9. Grease a 9-inch loose-bottomed tart pan. Roll the pastry to a 1/8 thick circle large enough to line the pan with some overhang. Press it into the edges and line with baking paper and fill with baking weights or rice. Bake blind for 20 minutes, carefully lift out the weights or rice and bake the tart for a further 10 minutes or until golden brown.
10. Remove the tart from the oven and spread the onions over the bottom. Spread the roasted vegetables on top. Scatter half the thyme, dot with chunks of both cheeses and then the tomatoes, cut side up.
11. Whisk the eggs and cream with some salt and pepper and carefully pour into the tart. The top layer of tomatoes and cheese should remain exposed. Scatter the remaining thyme on top.
12. Bake for 35 – 40 minutes, until the filling sets and turns golden.
13. Rest for 10 minutes, release the tart and serve.
TIP: Just add a leafy green salad and this is lunch or supper.
Thanks to the Forbes Magazine’s communication council for some organization suggestions
It’s been 5 weeks since I arrived in Paris with 2 small suitcases, keys to an Airbnb rental (first time ever) and a blank slate. Albeit unnerving, the onus on me, there’s freedom in that. If my friends and family questioned the sanity of this adventure, I didn’t know it. That was truly a gift. When I asked them, a time or two or three, “Have I lost my mind?” No one said, “Yes.”
I arrived with the wind of their optimistic wishes at my back. This trip has been truly magical. Although I’ll wring every ounce of joy possible out of these last few days in Paris, going home is definitely on my radar.
Japanese Cherry Tree, (Cerisier du japon)
Meanwhile, here’s a look at Paris Week #5, best yet.
Mary & Dorie, the French Fridays girls
FRENCH THURSDAY with DORIE
We had dinner at Bistrot Paul Bert with the man himself, Bertrand Auboyneau.
As many of you know, my blog began eight years ago with French Fridays with Dorie, an international group which connected virtually to cook the book, Around my French Table. The cookbook, newly published by the James Beard award-winning author Dorie Greenspan, contained 300 recipes.
Over the next 5 years, with Dorie’s friendship, encouragement and mentoring, we made them all. And we now look forward to cooking fromEveryday Dorie, The Way I Cook, which hits the stands October 23.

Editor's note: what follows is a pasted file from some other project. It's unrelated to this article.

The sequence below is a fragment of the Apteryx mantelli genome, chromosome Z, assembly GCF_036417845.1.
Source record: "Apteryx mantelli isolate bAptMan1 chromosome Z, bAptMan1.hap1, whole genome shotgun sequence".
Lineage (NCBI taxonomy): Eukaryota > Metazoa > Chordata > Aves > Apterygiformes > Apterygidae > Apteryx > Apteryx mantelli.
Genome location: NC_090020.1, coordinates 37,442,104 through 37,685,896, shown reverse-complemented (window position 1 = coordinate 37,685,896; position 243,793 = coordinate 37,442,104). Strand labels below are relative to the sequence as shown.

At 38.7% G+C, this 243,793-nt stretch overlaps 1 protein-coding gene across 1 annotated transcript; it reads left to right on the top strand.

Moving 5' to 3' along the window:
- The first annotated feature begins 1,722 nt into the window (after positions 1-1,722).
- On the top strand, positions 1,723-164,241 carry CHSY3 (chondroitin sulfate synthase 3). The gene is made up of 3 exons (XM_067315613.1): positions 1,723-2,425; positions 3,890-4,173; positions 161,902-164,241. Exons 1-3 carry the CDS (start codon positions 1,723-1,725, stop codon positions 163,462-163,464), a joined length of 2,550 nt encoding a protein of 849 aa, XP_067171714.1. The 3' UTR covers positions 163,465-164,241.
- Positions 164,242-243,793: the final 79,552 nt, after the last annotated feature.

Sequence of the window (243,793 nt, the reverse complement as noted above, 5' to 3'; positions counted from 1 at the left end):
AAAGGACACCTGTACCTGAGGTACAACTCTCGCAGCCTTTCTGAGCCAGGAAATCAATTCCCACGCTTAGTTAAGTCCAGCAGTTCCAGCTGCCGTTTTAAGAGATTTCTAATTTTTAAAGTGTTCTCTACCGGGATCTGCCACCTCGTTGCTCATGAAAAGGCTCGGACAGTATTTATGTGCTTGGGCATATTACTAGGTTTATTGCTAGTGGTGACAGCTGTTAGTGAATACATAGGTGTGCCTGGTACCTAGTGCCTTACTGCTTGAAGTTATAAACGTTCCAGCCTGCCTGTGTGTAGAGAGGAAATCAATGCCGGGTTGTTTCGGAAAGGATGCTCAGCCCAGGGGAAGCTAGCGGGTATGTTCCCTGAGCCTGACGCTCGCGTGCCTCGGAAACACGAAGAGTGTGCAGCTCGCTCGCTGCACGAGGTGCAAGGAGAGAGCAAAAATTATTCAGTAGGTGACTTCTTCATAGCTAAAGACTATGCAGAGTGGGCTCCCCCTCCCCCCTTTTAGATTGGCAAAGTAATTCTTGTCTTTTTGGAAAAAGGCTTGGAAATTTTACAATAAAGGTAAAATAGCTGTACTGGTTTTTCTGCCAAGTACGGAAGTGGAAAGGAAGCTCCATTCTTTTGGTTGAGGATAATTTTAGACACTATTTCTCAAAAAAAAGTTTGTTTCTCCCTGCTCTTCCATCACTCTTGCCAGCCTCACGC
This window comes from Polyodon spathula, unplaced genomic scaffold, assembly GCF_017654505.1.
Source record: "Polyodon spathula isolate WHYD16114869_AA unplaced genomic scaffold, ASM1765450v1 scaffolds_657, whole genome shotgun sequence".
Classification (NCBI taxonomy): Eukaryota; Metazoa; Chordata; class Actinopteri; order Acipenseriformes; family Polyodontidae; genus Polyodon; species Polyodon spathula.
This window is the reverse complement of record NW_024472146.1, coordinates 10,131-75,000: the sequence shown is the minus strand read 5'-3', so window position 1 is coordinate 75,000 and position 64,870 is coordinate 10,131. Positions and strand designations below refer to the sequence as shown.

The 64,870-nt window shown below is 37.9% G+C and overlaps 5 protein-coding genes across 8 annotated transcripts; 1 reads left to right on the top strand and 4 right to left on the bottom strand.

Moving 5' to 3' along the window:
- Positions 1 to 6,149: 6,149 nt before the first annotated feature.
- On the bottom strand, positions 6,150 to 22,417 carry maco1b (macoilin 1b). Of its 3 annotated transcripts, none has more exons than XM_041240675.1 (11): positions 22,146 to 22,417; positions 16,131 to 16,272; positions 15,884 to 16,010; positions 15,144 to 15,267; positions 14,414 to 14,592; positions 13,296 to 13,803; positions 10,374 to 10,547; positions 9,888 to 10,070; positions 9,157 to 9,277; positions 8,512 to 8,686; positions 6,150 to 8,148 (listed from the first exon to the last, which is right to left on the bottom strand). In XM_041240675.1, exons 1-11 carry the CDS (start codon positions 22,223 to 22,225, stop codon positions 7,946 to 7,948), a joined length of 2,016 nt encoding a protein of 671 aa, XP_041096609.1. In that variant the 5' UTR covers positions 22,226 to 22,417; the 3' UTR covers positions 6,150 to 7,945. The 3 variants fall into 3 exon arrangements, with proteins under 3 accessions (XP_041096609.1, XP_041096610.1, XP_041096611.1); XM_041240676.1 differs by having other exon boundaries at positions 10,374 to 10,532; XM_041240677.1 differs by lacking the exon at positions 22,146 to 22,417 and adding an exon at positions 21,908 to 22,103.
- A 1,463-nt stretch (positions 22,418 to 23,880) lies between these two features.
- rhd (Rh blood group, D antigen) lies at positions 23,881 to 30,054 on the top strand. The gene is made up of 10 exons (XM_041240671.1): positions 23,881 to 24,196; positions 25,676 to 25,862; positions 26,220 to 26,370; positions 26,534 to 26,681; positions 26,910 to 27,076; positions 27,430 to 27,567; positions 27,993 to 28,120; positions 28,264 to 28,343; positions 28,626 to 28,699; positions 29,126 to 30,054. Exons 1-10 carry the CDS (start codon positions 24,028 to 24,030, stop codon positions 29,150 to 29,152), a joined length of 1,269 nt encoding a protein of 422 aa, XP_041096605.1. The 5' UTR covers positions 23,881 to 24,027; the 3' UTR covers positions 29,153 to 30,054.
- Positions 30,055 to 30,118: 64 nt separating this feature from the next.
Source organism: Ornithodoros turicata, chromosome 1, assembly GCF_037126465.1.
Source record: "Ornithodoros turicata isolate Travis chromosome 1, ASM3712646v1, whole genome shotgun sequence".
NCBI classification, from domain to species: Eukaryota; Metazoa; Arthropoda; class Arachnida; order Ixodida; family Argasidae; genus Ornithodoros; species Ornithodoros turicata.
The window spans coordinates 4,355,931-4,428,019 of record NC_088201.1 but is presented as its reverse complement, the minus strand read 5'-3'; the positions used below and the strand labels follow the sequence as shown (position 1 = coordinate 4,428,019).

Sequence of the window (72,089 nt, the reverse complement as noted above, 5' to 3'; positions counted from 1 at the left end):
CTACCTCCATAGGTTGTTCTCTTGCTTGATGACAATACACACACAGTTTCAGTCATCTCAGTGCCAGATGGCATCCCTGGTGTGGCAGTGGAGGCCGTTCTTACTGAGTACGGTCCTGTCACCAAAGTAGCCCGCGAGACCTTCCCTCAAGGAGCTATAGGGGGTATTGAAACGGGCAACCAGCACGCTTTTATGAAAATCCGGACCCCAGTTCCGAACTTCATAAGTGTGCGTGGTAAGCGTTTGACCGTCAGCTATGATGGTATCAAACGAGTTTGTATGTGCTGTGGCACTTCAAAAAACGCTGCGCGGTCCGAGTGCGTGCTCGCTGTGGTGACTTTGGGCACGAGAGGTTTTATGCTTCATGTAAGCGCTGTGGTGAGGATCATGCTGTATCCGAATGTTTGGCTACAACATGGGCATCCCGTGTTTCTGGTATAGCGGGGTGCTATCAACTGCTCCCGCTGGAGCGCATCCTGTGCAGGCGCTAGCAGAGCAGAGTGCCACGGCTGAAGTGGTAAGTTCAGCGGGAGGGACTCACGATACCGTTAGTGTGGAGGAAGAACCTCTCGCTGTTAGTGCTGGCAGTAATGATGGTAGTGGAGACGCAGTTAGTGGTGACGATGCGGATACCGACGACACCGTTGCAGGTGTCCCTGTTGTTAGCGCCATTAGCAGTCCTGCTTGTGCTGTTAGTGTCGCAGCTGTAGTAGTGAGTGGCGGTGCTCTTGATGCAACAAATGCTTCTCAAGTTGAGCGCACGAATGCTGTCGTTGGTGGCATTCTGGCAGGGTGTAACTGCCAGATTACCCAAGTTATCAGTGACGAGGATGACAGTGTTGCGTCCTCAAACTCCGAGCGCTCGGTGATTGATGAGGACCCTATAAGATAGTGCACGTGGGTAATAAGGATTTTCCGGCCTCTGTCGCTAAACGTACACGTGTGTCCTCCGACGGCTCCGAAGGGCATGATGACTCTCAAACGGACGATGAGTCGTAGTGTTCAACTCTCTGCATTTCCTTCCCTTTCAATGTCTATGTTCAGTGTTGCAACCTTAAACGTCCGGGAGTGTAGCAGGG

The fish is Sole and was delicious but note the cauliflower.
Dorie and her husband, Michael, who have an apartment in Paris, arrived unexpectedly a week ago and asked me to join them for dinner. (My social calendar, of course, was blank.) Before dinner Michael took me out on their balcony where, starting with the Tour Eiffel and moving left, I could see every major Parisian landmark. I’ve archived that unforgettable moment.
You can see in two photos that Dorie ordered scallops for an entrée. Here are what Coquille Saint Jacques look like in the markets.
ANGELINA, MS. BELLE ÉPOQUE
Several weeks ago I enjoyed a memorable dinner at Susanna and Philippe Saint-Loubert’s home. Susanna called last week with two questions: 1) Did I like chocolate? (Yes), and 2) Had I been to Angelina’s Tea House? (No).
“I know it’s touristy, Mary,” she admitted, “but you must go once and have their hot chocolate.”
I was game so Saturday we met at the famous Angelina’s on Rue de Rivoli. Established in 1903 by Antoine Rumpelmayer and named for his granddaughter, Angelina’s is a Parisian institution. It was designed by French architect Édouard-Jean Niermans in the Belle Époque style and retains that gorgeous interior to this day. Its fame derives from its almost pudding-like hot chocolate. We happily piled on the Chantilly cream and enjoyed.
When I was walking home from Angelina’s, I stopped to watch about 100 kids breakdancing in the middle open square at the Louvre. Two young men (not shown) were the leaders.
This is the week that my home away from home included Aspenites. So thrilled to see them.
I couldn’t stop smiling. (L to R) Karen Kribs, Me, Fred Venrick, Pat Hutchinson, Nancy Alciatore and Cathy O’Connell.
And, joined by Jim Hutchinson at the head of the table. Fred and Cathy just arrived from attending the London Book Fair where she promoted her new book to be published in September. We were celebrating.
Mille Feuille Minute a la Vanille Bourbon We ate at Le MaZenay in the 3rd Arrondisement.